Our evaluations show that state-of-the-art deep learning methods perform substantially worse than human subjects, implying that they fail to capture core human cognition properties. Significantly, the neuro-symbolic method has the best performance across all the tests, implying the need for symbolic reasoning for efficient concept learning. Project 

Conscious AI: Adding Feedback to Feedforward Neural Networks It is hypothesized that the human brain derives consciousness with a top-down feedback mechanism that incorporates a generative model of the world. Inspired by this, we design a principled approach t adding a coupled generative recurrent feedback into feedforward neural networks. This vastly improves adversarial robustness, even when there is no explicit adversarial training. Paper. Blog.

Adaptive learning: Generalizable AI requires the ability to quickly adapt to changing environments. We designed practical hierarchical reinforcement learning (RL) in legged robots that can adapt to new environments and tasks, not available during training. The training is carried out with NVIDIA Flex simulation environment that is physically valid and GPU accelerated. We adopted a hierarchical RL framework where the high-level controller learns to choose from a set of primitives in response to changes in the environment and a low-level controller that utilizes an established control method to robustly execute the primitives. 

The model can easily transfer to a real-life robot without sophisticated randomization or adaption schemes due to this hierarchical design and having a curriculum of tasks during training. The designed controller is up to 85% more energy-efficient and is more robust compared to baseline methods. Blog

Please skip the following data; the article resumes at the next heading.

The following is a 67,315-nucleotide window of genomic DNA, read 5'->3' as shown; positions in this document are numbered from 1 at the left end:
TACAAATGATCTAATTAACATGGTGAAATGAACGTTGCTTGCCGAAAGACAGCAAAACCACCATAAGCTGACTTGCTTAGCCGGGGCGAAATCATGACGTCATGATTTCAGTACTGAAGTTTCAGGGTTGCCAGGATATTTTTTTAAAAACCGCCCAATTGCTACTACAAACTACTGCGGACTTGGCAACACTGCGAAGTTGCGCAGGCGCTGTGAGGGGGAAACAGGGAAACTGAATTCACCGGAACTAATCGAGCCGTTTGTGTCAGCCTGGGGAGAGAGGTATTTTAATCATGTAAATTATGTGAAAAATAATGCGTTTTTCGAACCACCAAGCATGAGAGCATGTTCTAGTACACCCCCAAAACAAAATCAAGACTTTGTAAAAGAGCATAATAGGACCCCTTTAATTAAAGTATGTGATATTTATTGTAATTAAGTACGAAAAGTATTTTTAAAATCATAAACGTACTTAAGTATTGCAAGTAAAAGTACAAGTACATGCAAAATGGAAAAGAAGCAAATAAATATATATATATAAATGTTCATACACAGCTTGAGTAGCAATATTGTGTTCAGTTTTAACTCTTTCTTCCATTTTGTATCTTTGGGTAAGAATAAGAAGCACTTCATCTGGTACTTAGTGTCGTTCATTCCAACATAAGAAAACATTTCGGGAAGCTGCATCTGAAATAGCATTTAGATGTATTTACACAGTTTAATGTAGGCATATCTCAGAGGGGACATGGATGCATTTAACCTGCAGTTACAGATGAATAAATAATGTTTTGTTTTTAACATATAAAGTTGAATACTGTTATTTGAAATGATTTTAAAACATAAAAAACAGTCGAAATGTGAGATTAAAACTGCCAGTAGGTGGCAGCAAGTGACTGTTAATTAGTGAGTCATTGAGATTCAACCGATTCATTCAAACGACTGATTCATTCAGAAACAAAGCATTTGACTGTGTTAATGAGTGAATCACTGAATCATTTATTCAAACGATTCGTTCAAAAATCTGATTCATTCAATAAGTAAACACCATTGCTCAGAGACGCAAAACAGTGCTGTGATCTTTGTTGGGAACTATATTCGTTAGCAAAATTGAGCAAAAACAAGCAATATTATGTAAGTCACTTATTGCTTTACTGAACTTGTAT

Real-world tasks often have a compositional structure that contains a sequence of simpler sub-tasks. We proposed a multi-task RL framework OCEAN to perform online task inference for compositional tasks. Here, the current task composition is estimated from the agent’s past experiences with probabilistic inference. We model global and local context variables in a joint latent space, where the global variables represent a mixture of sub-tasks that constitute the given task, while the local variables capture the transitions between the sub-tasks. Our framework supports flexible latent distributions based on prior knowledge of the task structure and can be trained in an unsupervised manner. Experimental results show that the proposed framework provides more effective task inference with sequential context adaptation and thus leads to a performance boost on complex, multi-stage tasks.  Project

OCEAN for multi-task RL.
OCEAN is able to adapt to new goals in different stages

Causal learning: Being able to identify cause and effects is at the core of human cognition. This allows us to extrapolate to entirely new unseen scenarios and reason about them. We proposed the first framework that is able to learn causal structural dependencies directly from videos without any supervision on the ground-truth graph structure. This model combines unsupervised keypoint-based representation with causal graph discovery and graph-based dynamics learning. Experiments demonstrate that our model can correctly identify the interactions from a short sequence of images and make long-term future predictions on out of distribution interventions and counterfactuals. Project

Our method is able to predict on new cloth configurations due to causal learning.

Stay tuned for more!